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- Senior Research Associate
- ICH Pop, Policy & Practice Prog
- UCL GOS Institute of Child Health
- Faculty of Pop Health Sciences
I did my PhD in infectious disease epidemiology in the Centre for Paediatric Epidemiology and Biostatistics at the UCL Institute of Child Health. I used data from a rubella serosurvey in newborn babies linked to birth records to determine maternal rubella susceptibility according to country of birth. Following my PhD, I worked as a statistician at the Health Protection Agency (HPA). During my time at the HPA I mainly worked on projects relating to influenza surveillance, including estimating influenza vaccine effectiveness, developing mortality monitoring systems, and analysing data from seroincidence studies of pandemic influenza A/H1N1.
I worked as a research associate in healthcare quality assessment at Imperial College before rejoining UCL to work with Professor Ruth Gilbert on an overview of childhood mortality in the UK in 2011.
I am interested in the use of routinely collected health data (including death certificates, hospital admission records and general practice databases) for public health surveillance and monitoring the quality of care and the effectiveness of health interventions. I have used these data to estimate the effectiveness of influenza vaccines, the mortality burden of influenza and respiratory syncytial virus, and determine the role of chronic conditions in childhood mortality in the UK.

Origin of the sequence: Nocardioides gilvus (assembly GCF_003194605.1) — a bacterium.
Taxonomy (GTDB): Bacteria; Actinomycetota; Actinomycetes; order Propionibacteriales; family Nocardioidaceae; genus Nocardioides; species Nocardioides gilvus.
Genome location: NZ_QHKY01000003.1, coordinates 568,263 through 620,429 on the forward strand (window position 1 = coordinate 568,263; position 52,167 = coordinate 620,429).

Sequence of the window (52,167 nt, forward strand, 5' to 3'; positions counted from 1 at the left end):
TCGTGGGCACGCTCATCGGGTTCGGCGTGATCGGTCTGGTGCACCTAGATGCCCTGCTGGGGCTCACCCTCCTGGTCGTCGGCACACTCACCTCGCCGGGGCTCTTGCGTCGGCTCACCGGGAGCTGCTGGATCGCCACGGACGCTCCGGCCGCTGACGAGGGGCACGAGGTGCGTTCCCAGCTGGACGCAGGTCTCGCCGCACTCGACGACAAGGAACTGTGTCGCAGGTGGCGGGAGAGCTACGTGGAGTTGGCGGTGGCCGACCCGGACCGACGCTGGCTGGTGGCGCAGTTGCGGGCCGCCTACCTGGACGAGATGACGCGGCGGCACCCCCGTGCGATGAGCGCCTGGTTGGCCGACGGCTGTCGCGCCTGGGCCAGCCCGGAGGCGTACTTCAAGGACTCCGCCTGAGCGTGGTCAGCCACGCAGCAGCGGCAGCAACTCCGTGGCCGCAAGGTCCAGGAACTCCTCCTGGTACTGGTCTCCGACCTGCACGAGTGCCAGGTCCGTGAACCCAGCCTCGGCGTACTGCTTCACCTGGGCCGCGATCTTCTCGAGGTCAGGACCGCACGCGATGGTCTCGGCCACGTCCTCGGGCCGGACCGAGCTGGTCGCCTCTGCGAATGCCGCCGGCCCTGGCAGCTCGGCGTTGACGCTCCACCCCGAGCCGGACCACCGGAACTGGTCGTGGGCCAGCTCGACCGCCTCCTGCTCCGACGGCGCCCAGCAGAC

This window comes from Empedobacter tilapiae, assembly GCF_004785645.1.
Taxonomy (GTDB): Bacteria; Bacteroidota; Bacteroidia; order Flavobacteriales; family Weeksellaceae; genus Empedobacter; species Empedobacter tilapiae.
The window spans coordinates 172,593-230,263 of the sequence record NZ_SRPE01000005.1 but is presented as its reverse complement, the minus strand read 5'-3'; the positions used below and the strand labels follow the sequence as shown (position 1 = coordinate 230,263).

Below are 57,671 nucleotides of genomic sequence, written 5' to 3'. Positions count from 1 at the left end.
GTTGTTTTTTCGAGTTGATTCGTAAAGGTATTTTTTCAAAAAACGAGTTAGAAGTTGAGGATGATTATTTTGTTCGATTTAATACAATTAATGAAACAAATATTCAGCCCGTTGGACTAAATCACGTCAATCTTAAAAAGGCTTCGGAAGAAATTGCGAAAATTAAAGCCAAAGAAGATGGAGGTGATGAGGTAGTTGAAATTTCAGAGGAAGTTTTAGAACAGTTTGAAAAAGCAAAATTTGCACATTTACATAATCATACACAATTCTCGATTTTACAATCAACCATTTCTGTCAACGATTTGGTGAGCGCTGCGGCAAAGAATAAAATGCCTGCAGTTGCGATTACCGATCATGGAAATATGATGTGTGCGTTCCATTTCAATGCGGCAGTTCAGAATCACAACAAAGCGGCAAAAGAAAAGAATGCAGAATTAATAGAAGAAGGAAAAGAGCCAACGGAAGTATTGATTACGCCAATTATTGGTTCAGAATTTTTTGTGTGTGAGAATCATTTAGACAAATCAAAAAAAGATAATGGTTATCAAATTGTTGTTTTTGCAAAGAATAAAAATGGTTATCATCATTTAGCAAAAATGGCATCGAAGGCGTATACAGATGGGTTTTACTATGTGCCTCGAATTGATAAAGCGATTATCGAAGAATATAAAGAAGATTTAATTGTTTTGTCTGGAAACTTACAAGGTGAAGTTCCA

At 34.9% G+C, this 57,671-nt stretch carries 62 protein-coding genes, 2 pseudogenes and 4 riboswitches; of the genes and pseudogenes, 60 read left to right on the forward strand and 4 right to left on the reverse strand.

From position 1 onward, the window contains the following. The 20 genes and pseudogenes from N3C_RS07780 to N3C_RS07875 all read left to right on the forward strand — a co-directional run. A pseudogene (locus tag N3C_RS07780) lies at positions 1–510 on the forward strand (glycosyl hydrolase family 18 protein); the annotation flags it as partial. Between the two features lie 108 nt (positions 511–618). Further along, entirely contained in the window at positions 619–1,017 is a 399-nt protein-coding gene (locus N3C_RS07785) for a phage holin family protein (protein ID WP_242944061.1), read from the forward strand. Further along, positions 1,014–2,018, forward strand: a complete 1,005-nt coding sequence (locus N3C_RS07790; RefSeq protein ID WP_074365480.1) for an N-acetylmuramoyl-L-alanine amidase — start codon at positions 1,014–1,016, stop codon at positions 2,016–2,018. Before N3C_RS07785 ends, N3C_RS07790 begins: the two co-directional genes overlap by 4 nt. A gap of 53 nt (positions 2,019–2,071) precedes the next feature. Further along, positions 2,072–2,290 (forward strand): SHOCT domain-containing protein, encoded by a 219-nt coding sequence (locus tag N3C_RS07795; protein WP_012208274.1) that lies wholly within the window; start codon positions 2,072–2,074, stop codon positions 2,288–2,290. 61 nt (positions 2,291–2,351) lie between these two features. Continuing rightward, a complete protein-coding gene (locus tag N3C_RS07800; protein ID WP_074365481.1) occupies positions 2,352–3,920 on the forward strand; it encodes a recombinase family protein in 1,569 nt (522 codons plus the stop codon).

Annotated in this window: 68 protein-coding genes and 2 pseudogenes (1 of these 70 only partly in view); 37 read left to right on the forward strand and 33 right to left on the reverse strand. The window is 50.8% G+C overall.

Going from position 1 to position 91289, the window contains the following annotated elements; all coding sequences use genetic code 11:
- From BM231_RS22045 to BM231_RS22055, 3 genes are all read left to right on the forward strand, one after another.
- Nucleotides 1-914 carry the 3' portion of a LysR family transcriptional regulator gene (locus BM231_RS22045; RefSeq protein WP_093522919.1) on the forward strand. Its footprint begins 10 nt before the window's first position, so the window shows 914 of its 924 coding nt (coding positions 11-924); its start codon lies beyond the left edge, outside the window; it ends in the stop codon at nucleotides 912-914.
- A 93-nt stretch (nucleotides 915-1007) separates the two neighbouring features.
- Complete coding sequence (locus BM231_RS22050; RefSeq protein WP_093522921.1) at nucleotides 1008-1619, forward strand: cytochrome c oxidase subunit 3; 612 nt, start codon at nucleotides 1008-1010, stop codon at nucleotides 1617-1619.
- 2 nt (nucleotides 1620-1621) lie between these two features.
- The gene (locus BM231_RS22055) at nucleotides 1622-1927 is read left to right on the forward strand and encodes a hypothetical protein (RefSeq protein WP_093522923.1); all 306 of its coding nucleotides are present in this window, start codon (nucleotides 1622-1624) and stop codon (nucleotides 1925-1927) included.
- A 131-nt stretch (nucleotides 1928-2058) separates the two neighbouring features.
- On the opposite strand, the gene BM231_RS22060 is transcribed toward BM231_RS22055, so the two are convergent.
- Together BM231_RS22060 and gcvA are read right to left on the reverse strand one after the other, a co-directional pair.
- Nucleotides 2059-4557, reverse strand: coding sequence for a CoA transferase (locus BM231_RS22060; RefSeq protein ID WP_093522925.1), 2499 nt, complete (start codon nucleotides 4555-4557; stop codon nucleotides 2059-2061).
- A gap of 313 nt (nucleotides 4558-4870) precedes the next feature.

My particular interest is in the epidemiology of respiratory infections in children. In 2013 I was awarded a postdoctoral fellowship from the National Institute for Health Research to determine the burden of severe influenza in children, and examine whether influenza vaccines, antivirals and antibiotics can prevent hospital admissions, in collaboration with the UCL Research Department of Primary Care and Population Health, and the University of Leeds where I am an honorary research fellow.
I am also leading a research programme into international comparisons of childhood mortality and indicators of healthcare amenable mortality in children, using linked administrative health databases. This work includes a comparison of risk factors for infant and child mortality in England and Sweden (in collaboration with Karolinska Institutet), and of childhood deaths from respiratory tract infections as an indicator of healthcare amenable mortality in England, Scotland and Ontario, Canada (in collaboration with the Institute of Clinical and Evaluative Sciences).
I run short courses on the analysis of Hospital Episode Statistics for the Administrative Data Research Centre (England) together with colleagues from UCL, the University of Southampton, and London School of Hygiene and Tropical Medicine.
|2008||PhD||Doctor of Philosophy – Epidemiology and Medical Statistics||University College London|
|2004||MSc||Master of Science – Demography and Health||London School of Hygiene and Tropical Medicine|
|2003||BSc||Bachelor of Science – Human and Social Geography||London School of Economics and Political Science|